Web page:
It doesn't look like you are advancing to the next record by using "Go To Record [Next]".
There is a thread on this:
so you would do this
[ _q = "
SELECT table1.ID, table2.ID
FROM table1, table2
; _r = ExecuteSQL( _q
; Char(9) ; Char(13)
If you place into a field the result and copy. Paste into a text editor then import as tab-delimited. All your records will be created!
Thank you for the quick response. I am not sure where I would insert this into the script. I have tried many combinations using the record request, but none have worked except to advance only from the first record to the next. So I end up with only the first two IDs from table 1 and table 2. Every time a layout is entered it goes to record 1.
Thank you for your reply. I had a solution that used SQL and a series of import/export scripts. However, I need to deploy this solution in WebDirect and as a runtime. WebDirect will not support the import/export scripts, and Execute SQL is not supported in the runtime. The looping script is the only other solution that I can think of.
For me, and this is just my own individual personal opinion, I'm not a fan of the trend in these forums to try to convince new FileMaker developers to use SQL. Almost all of the FileMaker developers that I know specifically chose FileMaker because it is easy, intuitive, is as familiar as speaking the English language, and so that they could AVOID things like SQL.
I would recommend using FileMaker Pro Advanced. In FileMaker Pro Advanced, you can use the built-in Script Debugger to run through your script one line at a time, so you can see specifically where things are failing for you and where you should insert the "Go To Record [Next]" script step.
this is ExecuteSQL() - a function and should be able to be used everywhere (NO ODBC needed). But you are correct in the import/export limitations.
Looping will also do just fine, it's what we used before ExecuteSQL().
for a quick way (one time) the ExecuteSQL() was supplied, so nothing to "learn". As this is not a one-time usage, it doesn't matter. However, teaching new things is never a bad idea. It can always be ignored.
I have used the debugger and it appears that it is failing at exit loop if step. It s moving past both exit loop if statement and going to end loop. I have a functional script using SQL to set the counts and variable, but under a different data structure. I cant figure out why it is not working here.
Let's answer the man's question rather than debate the pros and cons of SQL. lol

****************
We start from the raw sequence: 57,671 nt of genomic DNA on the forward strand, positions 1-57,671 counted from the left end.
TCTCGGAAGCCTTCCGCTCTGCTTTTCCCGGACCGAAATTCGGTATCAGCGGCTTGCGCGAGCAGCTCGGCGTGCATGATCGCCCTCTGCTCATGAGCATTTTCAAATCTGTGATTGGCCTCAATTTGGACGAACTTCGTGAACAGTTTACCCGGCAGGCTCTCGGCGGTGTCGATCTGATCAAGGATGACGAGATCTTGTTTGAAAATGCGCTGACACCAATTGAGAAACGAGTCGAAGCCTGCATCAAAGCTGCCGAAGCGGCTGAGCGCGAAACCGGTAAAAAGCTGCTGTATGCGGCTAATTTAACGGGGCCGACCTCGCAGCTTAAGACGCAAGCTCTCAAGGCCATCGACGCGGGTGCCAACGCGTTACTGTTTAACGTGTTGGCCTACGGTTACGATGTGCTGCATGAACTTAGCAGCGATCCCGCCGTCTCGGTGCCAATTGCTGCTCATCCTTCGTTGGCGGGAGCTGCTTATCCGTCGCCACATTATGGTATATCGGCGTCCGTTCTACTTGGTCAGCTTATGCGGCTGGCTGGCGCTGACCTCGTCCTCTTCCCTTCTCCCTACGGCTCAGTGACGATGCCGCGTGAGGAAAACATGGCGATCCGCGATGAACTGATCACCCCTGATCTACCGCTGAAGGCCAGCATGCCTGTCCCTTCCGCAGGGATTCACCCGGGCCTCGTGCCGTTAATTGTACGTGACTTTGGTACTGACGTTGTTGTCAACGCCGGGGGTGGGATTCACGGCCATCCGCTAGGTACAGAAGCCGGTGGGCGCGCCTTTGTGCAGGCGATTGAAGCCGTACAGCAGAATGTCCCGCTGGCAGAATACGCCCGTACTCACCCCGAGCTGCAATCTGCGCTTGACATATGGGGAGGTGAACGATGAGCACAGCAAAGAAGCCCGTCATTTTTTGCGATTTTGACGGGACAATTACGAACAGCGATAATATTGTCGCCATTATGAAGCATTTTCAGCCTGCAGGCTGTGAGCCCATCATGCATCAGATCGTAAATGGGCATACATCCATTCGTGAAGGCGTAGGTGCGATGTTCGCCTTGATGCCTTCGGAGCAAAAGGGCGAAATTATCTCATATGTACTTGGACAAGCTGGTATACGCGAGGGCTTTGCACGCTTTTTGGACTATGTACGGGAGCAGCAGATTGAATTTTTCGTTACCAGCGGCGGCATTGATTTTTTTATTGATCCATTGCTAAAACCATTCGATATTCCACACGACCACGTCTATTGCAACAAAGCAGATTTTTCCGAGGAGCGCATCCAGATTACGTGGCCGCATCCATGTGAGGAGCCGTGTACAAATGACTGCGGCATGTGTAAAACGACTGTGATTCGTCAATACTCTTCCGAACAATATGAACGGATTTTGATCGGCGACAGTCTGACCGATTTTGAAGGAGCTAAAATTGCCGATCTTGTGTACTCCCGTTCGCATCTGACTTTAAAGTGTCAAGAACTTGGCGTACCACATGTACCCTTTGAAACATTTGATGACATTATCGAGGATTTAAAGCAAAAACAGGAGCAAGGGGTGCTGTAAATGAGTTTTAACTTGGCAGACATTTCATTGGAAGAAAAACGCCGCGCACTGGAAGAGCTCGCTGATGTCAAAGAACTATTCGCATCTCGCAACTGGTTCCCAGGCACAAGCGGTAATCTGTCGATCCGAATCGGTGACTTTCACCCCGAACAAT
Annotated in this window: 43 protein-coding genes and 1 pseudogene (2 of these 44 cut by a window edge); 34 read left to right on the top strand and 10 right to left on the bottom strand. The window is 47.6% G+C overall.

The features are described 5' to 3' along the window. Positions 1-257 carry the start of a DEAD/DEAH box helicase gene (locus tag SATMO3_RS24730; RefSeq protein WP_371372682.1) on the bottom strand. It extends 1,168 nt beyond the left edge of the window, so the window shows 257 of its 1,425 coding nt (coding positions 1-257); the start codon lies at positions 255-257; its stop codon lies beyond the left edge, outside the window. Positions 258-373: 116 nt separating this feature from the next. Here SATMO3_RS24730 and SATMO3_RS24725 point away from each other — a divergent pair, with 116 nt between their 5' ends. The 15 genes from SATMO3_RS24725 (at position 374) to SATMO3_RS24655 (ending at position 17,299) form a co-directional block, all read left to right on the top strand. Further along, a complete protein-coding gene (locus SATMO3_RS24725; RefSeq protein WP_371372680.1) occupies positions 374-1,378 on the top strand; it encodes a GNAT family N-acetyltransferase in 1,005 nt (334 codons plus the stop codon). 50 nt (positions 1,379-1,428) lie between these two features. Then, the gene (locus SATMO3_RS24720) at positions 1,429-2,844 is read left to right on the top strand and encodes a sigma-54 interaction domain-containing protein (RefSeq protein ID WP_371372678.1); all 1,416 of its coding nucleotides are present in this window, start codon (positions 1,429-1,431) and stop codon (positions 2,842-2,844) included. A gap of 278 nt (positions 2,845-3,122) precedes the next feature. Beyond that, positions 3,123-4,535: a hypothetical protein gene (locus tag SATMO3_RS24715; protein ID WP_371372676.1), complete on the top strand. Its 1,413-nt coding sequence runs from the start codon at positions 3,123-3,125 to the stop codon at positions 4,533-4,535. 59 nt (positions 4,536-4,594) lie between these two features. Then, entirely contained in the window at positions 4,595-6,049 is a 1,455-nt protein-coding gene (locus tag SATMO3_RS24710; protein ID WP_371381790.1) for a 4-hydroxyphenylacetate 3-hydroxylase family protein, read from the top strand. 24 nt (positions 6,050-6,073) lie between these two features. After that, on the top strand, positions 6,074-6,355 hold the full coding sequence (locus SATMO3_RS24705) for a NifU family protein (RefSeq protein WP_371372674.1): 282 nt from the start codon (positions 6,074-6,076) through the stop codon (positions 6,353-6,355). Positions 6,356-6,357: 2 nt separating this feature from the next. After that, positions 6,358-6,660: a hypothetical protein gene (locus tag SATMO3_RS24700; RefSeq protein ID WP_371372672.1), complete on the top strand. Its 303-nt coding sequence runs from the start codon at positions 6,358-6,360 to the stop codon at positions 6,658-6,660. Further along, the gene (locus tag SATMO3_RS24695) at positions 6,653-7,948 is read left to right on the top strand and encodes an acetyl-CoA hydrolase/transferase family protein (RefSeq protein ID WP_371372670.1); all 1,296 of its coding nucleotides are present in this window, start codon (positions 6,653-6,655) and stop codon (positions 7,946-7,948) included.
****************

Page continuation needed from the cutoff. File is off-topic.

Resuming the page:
Ok add the following lines:
1) After line 8 “Go to Layout”
If [ $i ]
Go to record/request [next exit after last]
2) After line 12 “Go to Layout”
If [ $j ]
Go to record/request [next exit after last]
Go to record/request [first]
The if statement is to keep this from happening on the first run through each time. Since you are setting/resetting your counter variables to zero (0) each time then you know that your first run through then your counter is zero (also meaning boolean false) the rest of the time they will have a number (boolean true) which will run the code inside the if statement.
Go to next record is getting you out of the loop you are in.
Go to first record is to reset your context in that table (your inner loop) so that you match each of those records with the second and so on. Without this line you will get the following:
1 A, 1 B, 1 C, 2 C, 3 C, etc..
Right now from this code you are getting a table full of 1 A, 1 A, I would assume
Edited: added else go to first record and explination.
I don't see any reason why the loop script would not work as a solution. It seems like a straight forward process, but I have tried over a dozen combinations and none of them work. I am at a loss for what to try next.
Oh yes, I totally agree that learning new things should always be a part of our daily rituals! I try to learn 3 new things every day, and I make a conscious effort to re-learn things that I thought I once new because I probably didn't learn it right the first time around. That's why I keep re-reading the FileMaker 15 documentation over & over again. It's just my personal preference that I don't bring up SQL to brand new developers because I'm worried that I may scare them away from our beautiful, simple, dead-simple and dead-easy platform of intuitiveness. That's just my own way of doing things.
It's because you're not advancing to the next record, so you're getting yourself stuck in your own loop because it keeps operating on the exact same record over & over again.
OK. So this gives me 1A, 1B, 1B. When I step through the script each time I enter the criteria (table 2) layout it is on the 1st record. It never goes back to the KPI layout (table 1). It terminates once it hits the record count for criteria (table 2). I did change how it was counting records. The value count from the script in the original post only resulted in 1A.